Monday, March 1, 2010
Arsenal’s Britannia Stadium Battle: A Catalyst for Reinstating Self-Belief
I am not going to talk about Aaron Ramsey’s injury—all kinds of opinions have flown around the web so far. I am not going to talk about the result and the three points that Arsenal managed to snatch from that battle—and I mean the literal meaning of the word battle—on the Britannia Stadium either.
I am going to talk about team spirit, change, experience, motivation, and mentality.
Just before the game with Stoke, it was believed Arsenal had a chance for the title. And why wouldn’t it? They had the easiest match program of all their title-rivals with only one potentially harm-causing game—the one against fierce rivals Tottenham Hotspur on their own stadium.
While it was expected the match against Stoke to be a hard one, no one really believed that it would be much harder than what their first initials impressions were.
Arsenal was, literally, in for a battle.
It did not come as a surprise to see Stoke fighting in all areas of the field, causing all kinds of troubles to Arsenal. Then something happened, something familiarly—if I may call it this way—horrific.
Another terrible leg-break—this time to youngster Aaron Ramsey.
It was an event that revealed the real growth of maturity of the Arsenal players.
Facing yet another shocking sight, it was normal to see scared, distraught, and filled with ghastliness faces. The reactions were expected, but how the players responded was a completely different thing.
Nicklas Bedntner, still visibly shocked, stayed with Ramsey along with Stoke’s Glenn Whelan, and tried to comfort him. Emmanuel Eboue joined him only seconds later. Thomas Vermaelen was holding his face trying to make sense of the horror he had just witnessed. Later in an interview, he said: “I heard a strange noise and after that I saw his [Aaron Ramsey’s] leg.”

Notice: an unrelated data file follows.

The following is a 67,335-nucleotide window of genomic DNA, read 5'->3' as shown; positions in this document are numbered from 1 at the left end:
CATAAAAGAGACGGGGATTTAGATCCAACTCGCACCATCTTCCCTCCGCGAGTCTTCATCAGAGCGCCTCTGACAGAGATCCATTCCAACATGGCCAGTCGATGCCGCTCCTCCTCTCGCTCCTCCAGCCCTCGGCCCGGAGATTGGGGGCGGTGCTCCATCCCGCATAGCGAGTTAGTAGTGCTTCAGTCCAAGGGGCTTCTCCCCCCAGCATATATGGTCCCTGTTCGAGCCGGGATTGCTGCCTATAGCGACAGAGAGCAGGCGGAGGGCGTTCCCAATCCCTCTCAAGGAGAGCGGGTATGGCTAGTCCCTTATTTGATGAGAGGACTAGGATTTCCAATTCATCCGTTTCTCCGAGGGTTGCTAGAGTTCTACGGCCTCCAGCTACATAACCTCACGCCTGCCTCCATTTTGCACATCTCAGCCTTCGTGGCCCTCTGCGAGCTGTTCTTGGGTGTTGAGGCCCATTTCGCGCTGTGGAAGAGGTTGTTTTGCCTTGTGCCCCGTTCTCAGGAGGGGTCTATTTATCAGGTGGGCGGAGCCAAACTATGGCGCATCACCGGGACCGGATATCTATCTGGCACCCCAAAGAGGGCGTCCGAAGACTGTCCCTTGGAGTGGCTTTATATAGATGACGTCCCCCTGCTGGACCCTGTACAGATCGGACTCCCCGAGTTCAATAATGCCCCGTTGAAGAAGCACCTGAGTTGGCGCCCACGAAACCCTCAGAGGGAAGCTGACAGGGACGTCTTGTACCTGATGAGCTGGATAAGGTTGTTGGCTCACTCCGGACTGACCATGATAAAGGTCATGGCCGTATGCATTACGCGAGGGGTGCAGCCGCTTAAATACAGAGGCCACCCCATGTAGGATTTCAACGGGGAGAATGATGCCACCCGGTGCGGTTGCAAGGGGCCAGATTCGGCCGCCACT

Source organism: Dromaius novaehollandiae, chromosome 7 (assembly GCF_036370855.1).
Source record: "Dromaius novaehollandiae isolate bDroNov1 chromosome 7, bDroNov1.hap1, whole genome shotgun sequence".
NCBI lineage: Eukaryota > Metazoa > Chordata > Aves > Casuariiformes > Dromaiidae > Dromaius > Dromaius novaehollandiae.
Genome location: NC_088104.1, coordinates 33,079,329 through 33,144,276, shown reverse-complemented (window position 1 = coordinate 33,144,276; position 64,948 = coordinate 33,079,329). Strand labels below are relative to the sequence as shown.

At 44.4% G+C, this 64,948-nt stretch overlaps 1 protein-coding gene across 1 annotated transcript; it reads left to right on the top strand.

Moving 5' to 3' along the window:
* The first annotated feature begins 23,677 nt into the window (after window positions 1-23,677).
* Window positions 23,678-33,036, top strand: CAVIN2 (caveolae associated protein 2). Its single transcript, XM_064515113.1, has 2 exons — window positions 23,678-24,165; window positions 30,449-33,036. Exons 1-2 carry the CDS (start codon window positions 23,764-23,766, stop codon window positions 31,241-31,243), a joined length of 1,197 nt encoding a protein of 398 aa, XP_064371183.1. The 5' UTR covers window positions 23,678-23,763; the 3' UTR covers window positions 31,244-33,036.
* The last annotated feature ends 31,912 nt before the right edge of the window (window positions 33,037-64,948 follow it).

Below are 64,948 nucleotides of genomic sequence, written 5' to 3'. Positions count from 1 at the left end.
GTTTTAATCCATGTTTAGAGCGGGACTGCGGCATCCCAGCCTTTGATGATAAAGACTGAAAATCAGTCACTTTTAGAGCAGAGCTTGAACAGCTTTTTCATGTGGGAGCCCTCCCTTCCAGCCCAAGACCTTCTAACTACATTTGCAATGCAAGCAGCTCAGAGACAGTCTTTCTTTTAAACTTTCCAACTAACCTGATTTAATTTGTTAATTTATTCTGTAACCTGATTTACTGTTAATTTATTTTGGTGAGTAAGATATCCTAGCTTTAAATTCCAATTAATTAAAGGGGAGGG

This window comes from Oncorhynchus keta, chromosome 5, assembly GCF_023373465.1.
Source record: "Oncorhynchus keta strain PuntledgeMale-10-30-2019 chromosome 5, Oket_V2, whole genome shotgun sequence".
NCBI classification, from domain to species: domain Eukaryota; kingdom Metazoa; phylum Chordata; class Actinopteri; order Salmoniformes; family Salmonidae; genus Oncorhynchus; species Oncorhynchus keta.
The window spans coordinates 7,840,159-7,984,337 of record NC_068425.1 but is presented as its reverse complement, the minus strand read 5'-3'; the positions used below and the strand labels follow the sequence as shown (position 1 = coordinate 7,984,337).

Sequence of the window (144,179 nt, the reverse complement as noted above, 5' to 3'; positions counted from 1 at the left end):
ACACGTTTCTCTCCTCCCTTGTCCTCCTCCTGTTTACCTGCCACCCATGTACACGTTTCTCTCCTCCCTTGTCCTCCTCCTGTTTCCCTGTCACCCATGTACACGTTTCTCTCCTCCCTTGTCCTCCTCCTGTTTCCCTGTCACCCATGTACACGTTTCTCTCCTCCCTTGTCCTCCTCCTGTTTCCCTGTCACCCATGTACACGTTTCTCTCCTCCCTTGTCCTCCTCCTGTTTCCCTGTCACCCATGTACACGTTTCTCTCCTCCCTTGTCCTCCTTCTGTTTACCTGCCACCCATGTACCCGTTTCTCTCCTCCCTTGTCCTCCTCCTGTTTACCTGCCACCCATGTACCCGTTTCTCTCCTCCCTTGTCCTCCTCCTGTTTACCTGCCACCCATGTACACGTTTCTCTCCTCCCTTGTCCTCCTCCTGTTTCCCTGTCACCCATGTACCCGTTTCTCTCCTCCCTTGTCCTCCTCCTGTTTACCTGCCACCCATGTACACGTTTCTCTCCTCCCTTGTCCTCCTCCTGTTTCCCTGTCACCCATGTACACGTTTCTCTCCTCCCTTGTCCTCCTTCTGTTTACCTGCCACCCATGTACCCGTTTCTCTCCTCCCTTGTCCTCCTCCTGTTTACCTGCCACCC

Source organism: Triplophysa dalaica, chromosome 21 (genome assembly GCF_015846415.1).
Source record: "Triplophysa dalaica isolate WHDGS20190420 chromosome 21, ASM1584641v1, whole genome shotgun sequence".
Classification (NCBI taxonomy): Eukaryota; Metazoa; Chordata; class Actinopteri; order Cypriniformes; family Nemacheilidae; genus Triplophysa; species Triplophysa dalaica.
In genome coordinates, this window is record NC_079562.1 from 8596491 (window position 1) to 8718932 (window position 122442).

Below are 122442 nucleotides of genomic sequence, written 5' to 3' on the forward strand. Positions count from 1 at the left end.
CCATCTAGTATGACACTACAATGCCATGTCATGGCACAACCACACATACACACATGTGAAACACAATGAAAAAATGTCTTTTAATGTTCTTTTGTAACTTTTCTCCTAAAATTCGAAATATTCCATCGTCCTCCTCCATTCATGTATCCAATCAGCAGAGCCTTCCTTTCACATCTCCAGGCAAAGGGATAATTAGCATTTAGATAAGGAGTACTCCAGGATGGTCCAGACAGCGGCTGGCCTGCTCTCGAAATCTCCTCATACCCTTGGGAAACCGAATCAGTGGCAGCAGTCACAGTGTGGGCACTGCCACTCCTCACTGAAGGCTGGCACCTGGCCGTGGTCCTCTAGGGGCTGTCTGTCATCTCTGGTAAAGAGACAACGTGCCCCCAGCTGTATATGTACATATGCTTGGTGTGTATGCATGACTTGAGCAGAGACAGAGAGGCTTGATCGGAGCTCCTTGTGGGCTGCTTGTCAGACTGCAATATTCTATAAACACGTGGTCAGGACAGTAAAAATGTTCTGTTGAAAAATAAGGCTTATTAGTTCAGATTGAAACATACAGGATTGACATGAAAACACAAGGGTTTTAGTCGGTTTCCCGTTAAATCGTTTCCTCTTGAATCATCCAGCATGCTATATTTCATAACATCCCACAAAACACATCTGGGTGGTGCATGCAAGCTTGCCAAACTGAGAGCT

The shock was everywhere. Cesc Fabregas, the team captain, was angry at first, then confused, and then worried. Almost all players were holding their heads.
As the commotion of the initial shock started to fade, the players on the field were left with questions. What were they to do now? It is then when signs of maturity and mental strength began to spring up in the Arsenal team.
Gael Clichy, calmness returned, started to rally the troops up. He patted Vermaelen on the stomach saying, “Come on, come on!”
As Ramsey was still being tendered the Arsenal physios, Vermaelen was trying to regain control of himself. What I saw seconds later startled me. Still covering his mouth with his hands, thoughts visibly flying in the Belgian defender’s head, he frowned, picked his head up, and all was gone except determination.
There was not a trace of emotion left on his face. He was once again the Verminator.
The match resumed and there was work to do.
Wenger’s men knew that they had to overcome the shock. Memories from the match against Birmingham two years ago when Eduardo da Silva’s leg was almost split in two still haunted them. They weren’t able to recover from the shock then, played with lack of desire caused by the fear that the sight of an open fracture instilled in them.
This time it was different. They put their fears aside and finished the game off.
Close to the end of the game, Cesc Fabregas demonstrated why he is captain of this team.
He took the penalty that was given by referee Peter Walton with composure that a stone would have been proud of. Later, he even dared to demonstrate just how Tony Pulis’s tactics worked, which earned him a few colorful phrases from the Stoke city manager—an action that might as well have earned him a yellow card.
Thomas Vermaelen capitalized on his determination by scoring a goal. You could see just how much this game meant to the Gunners as they celebrated the goal in a fashion much similar to the celebrations of goals scored in the final minutes of the Champions League final.
It meant a lot. And how couldn’t it?
It wasn’t just goal. The meaning was much deeper.
It was a triumph of their characters over the most difficult of obstacles—the fight with oneself; it was a reinstatement of their self-belief.
The goal was the climax of a test of mentality. Arsene Wenger was right: His team is much more mentally tough than one year ago. The unity is unbelievable.
The smiles were for all to see. Team captain Cesc Fabregas went on to congratulate his team-mates on a job well-done, and then he and Clichy called everyone over and had a group hug.
Britannia Stadium was a battle ground. Arsenal left casualties there, but they came out of the skirmish stronger. Aaron Ramsey is a cause now. And the Premier League title still waits for its next engraved name.
It might just be Arsenal FC.